The plaintiff has failed to present evidence that his three-year debarment was excessive and, therefore, retaliatory. The plaintiff argues that his three-year debarment makes no sense in light of Phyllis Miller's six-month debarment. As the Court discussed above, the Court is under no obligation to review Ms. Miller's debarment in reaching its determination concerning Mr. Textor's debarment. However, it was precisely because Ms. Miller's case is so drastically different from Mr. Textor's case that plaintiff's argument fails. Ms. Miller is different from Mr. Textor because she admitted her wrongdoing and acceded to the government's conditions. It is most likely because of this cooperation that Ms. Miller's debarment term was shorter. The debarment regulations stress that the debarment should not be considered a punishment. Rather, it is a way of insuring the integrity of the government auction process. Ms. Miller's accession stands as strong evidence that she will not engage in that type of conduct again. The plaintiff's rebellion and insistence that the conduct was not anti-competitive makes him a far less favorable candidate for readmittance.

 V. " Fundamental Fairness" of the Debarment Procedure

 The plaintiff's final argument is that regardless of the sufficiency of the evidence, the procedure pursuant to which Mr. Textor was debarred violated principles of fundamental fairness. The FAR, at 48 C.F.R. § 9.406-3(b), provides that the debarment hearing must be held in a way "consistent with principles of fundamental fairness." In the plaintiff's case, a hearing was, in fact, held and the DOD provided him with notice of the hearing. Although the Court is sympathetic to the plaintiff's situation and financial constraints, the process by which the plaintiff was debarred comported with principals of fundamental fairness and due process. He was afforded an opportunity to appear with counsel, to submit documentary evidence, to present witnesses, and to confront any person the agency presents. The plaintiff, in fact, was represented by two attorneys and had an unlimited opportunity to testify and to introduce evidence on his own behalf.

 The DOD cannot be held to violate Mr. Textor's due process rights simply because he declined to personally confront those witnesses. It is true that the hearing official was less able to evaluate the plaintiff's credibility, but it is unclear, given the information before the hearing officer that this would have made a substantial difference.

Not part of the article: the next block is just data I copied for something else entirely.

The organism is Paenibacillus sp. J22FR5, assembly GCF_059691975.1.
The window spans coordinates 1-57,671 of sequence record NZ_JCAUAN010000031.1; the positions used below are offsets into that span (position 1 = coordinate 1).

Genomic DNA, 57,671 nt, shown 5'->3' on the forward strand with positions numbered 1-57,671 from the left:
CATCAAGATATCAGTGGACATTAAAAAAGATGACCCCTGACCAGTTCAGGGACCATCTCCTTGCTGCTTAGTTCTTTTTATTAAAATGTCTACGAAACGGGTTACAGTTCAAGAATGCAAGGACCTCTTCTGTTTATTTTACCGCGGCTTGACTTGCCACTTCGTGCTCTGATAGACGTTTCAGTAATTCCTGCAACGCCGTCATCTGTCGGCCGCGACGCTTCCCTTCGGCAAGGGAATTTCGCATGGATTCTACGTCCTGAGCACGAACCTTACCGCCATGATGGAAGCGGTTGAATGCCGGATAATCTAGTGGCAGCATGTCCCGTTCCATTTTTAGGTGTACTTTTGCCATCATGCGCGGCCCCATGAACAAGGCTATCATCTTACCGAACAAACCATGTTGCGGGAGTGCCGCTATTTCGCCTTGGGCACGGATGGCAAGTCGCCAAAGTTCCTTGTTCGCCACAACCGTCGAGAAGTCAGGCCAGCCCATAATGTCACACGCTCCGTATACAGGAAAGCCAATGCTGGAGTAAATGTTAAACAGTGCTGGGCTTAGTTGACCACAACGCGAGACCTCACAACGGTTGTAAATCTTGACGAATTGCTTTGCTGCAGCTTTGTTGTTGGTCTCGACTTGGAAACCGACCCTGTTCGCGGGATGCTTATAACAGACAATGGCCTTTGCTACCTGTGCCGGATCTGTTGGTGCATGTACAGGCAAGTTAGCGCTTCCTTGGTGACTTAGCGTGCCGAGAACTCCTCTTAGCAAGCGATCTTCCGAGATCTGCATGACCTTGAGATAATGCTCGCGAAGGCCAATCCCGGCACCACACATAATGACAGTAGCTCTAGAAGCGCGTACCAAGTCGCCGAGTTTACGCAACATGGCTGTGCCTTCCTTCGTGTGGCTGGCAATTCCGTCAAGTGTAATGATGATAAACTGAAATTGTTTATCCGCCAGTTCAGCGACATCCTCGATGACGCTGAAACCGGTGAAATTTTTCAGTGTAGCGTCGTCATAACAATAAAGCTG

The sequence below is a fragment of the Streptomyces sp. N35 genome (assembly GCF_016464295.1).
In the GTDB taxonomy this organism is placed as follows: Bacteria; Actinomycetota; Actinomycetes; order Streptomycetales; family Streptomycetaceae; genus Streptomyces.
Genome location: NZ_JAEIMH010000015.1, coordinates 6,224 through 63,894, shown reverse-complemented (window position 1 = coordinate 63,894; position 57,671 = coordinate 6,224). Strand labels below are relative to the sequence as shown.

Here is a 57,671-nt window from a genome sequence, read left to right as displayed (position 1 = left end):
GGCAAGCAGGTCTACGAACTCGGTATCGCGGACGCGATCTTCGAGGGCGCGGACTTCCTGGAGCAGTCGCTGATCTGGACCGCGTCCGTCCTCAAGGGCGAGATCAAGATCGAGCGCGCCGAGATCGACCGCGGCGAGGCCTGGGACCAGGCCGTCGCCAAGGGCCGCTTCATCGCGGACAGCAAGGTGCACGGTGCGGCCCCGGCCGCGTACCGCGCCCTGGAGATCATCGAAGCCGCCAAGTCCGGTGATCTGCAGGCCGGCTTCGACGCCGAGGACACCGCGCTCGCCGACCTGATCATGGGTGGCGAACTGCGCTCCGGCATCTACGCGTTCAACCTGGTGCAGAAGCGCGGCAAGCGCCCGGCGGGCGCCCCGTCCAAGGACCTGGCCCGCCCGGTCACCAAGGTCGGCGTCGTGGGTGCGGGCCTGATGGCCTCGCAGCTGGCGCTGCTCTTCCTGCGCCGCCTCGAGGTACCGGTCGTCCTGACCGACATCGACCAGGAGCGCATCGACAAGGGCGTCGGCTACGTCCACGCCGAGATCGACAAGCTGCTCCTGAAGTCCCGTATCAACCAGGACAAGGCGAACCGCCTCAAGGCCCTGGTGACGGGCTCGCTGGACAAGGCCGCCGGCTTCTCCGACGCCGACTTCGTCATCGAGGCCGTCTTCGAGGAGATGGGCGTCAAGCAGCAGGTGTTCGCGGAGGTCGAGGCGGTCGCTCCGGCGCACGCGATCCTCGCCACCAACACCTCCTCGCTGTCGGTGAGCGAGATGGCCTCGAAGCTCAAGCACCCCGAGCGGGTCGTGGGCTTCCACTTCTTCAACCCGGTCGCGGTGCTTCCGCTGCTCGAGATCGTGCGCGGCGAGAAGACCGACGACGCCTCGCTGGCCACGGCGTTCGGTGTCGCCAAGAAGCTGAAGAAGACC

Principles of fundamental fairness do not dictate that the hearing must be convenient to the plaintiff. Principles of fundamental fairness under the FAR as well as under the Fifth Amendment require reasonable notice to the plaintiff and an opportunity to present his case. The hearing officer and witnesses need not have come to the plaintiff. In this case, the situs chosen, Battle Creek, Michigan, was not an arbitrary one. It is the location of DRMS headquarters and the place of duty of the Chief Counsel of DRMS who, in addition to managing a legal office of 13 attorneys and serving as principal legal advisor to the Commander of this worldwide defense agency, also serves as a debarring official.

 Therefore, the Court holds that the process by which the plaintiff was debarred comported with principals of fundamental fairness and the due process requirements of the Fifth Amendment.

 VI. Conclusion

 For the reasons set forth above, the Court holds that there was sufficient evidence to find that Mr. Textor engaged in anti-competitive activity in violation of the FAR. The three-year debarment, entirely within the hearing official's discretion, was reasonable given the plaintiff's lack of remorse. Finally, the procedure afforded Mr. Textor reasonable notice and opportunity to present his case. This procedure comports with the principles of fundamental fairness as set out in the FAR and the Fifth Amendment. The plaintiff's motion for summary judgment is denied, therefore, and the defendant's motion for summary judgment is granted.

 ORDER - January 29, 1991, Filed

 In accordance with the reasons set forth in the Court's Memorandum Opinion issued January 29, 1991, it is this 29th day of January, 1991, hereby


 1) Plaintiff's Motion for Summary Judgment shall be denied;

 2) Defendant's Cross-Motion for Summary Judgment shall be granted;

 3) Plaintiff's claim shall be dismissed with prejudice.